In the years following her mother’s death there was likely more pain and heartache. Howard took up with a waitress at the Supper Club. Mary’s time would not go on much longer past her mother’s. During that time, she sent my own mother a book of Spanish poetry. My mother was in high school, and she remembers it as a gift to thank her for holding down the fort in Chicago while my grandmother, Mary’s daughter-in-law, made the long journey to care for her when she was in poor health. My grandmother remembered her as a “sweetheart.”
Mary died in 1969 at the age of 63 of heart disease, and Howard would marry the waitress the next year. Three years of wedded bliss (?) before his own death.
I picture Mary spending years in a smoky supper club. I picture her desperate early years, decades of stress and hardship. And yet I imagine joy and celebration as well. Years of great optimism. I still have so many questions about her life that will likely have to remain unanswered. Mainly, what’s the story behind the disintegration of her marriage to my great grandfather? It must’ve been so unimaginably hard. Why and how was it that she and Howard, her second husband, never had children despite decades of marriage? Were they unable? Did they find ways of birth control despite the era and her religious culture? Is it possible that she did have other children? These are things I can’t know for now.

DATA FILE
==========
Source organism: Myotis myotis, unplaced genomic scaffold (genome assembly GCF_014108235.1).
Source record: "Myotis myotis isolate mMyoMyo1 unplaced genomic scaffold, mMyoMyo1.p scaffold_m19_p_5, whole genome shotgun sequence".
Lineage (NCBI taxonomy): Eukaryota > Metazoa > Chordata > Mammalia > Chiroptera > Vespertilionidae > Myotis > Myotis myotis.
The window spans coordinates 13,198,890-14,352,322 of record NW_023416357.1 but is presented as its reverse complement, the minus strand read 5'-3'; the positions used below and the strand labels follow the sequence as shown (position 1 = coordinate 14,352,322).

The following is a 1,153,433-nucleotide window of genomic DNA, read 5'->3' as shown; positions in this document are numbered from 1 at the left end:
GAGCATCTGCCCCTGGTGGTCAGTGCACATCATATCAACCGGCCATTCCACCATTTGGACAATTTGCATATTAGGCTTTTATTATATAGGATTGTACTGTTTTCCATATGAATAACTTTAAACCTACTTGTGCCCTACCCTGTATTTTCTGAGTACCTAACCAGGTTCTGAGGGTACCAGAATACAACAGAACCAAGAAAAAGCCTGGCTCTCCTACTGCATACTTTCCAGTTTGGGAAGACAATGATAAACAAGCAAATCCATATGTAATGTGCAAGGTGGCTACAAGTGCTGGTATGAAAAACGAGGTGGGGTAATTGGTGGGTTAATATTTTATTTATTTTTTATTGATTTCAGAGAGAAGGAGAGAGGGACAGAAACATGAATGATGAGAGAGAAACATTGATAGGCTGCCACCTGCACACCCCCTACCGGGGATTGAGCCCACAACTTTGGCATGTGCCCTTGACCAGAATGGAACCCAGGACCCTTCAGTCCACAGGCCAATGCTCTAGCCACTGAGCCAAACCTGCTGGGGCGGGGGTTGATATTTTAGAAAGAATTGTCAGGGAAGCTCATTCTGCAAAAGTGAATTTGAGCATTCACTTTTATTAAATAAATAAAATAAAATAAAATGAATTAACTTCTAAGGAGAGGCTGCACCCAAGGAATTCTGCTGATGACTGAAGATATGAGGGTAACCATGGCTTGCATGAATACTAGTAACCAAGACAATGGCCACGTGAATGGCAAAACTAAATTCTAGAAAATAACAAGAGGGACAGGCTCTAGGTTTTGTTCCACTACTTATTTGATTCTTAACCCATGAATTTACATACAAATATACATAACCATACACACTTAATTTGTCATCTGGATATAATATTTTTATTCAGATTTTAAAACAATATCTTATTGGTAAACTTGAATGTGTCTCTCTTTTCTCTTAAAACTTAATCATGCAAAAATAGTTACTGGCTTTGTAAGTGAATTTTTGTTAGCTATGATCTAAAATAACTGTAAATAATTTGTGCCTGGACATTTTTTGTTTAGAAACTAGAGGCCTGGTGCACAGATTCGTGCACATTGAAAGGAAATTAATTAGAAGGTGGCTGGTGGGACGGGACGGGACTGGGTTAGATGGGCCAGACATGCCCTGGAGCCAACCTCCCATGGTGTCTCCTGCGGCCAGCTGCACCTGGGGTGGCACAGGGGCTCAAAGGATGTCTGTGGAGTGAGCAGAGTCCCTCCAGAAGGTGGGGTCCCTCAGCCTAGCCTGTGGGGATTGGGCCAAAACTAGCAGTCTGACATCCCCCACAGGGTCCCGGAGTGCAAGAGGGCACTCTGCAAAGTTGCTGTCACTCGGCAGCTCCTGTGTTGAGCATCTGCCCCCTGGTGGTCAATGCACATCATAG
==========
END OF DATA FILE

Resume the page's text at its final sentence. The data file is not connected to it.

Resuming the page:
Still, after this week I do feel like I understand her a little better, and have yet deeper appreciation for another life that makes me who I am. Next week, I’ll return to my paternal line.